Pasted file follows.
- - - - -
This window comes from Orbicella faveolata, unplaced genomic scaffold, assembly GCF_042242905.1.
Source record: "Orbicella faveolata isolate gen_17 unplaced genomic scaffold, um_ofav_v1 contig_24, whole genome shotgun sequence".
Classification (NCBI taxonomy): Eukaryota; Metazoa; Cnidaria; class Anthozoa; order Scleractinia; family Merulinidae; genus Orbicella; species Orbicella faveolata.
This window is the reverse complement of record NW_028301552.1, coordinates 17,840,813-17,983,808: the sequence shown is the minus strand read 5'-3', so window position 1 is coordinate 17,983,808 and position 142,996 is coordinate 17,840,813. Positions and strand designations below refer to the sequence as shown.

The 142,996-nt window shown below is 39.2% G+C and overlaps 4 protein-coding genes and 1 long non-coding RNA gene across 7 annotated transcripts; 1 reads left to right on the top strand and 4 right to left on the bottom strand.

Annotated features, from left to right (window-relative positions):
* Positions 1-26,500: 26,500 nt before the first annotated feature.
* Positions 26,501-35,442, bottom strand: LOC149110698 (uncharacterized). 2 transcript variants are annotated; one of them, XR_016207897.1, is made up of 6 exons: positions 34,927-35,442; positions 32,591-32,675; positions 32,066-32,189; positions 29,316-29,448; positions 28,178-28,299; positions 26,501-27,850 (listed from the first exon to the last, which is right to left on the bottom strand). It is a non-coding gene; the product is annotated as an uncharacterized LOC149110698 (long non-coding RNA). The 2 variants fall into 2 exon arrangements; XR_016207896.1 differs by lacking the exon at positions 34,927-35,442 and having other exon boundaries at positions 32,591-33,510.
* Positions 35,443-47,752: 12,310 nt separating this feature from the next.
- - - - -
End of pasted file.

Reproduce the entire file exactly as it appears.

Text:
This window comes from Orbicella faveolata, unplaced genomic scaffold, assembly GCF_042242905.1.
Source record: "Orbicella faveolata isolate gen_17 unplaced genomic scaffold, um_ofav_v1 contig_24, whole genome shotgun sequence".
Classification (NCBI taxonomy): Eukaryota; Metazoa; Cnidaria; class Anthozoa; order Scleractinia; family Merulinidae; genus Orbicella; species Orbicella faveolata.
This window is the reverse complement of record NW_028301552.1, coordinates 17,840,813-17,983,808: the sequence shown is the minus strand read 5'-3', so window position 1 is coordinate 17,983,808 and position 142,996 is coordinate 17,840,813. Positions and strand designations below refer to the sequence as shown.

The 142,996-nt window shown below is 39.2% G+C and overlaps 4 protein-coding genes and 1 long non-coding RNA gene across 7 annotated transcripts; 1 reads left to right on the top strand and 4 right to left on the bottom strand.

Annotated features, from left to right (window-relative positions):
* Positions 1-26,500: 26,500 nt before the first annotated feature.
* Positions 26,501-35,442, bottom strand: LOC149110698 (uncharacterized). 2 transcript variants are annotated; one of them, XR_016207897.1, is made up of 6 exons: positions 34,927-35,442; positions 32,591-32,675; positions 32,066-32,189; positions 29,316-29,448; positions 28,178-28,299; positions 26,501-27,850 (listed from the first exon to the last, which is right to left on the bottom strand). It is a non-coding gene; the product is annotated as an uncharacterized LOC149110698 (long non-coding RNA). The 2 variants fall into 2 exon arrangements; XR_016207896.1 differs by lacking the exon at positions 34,927-35,442 and having other exon boundaries at positions 32,591-33,510.
* Positions 35,443-47,752: 12,310 nt separating this feature from the next.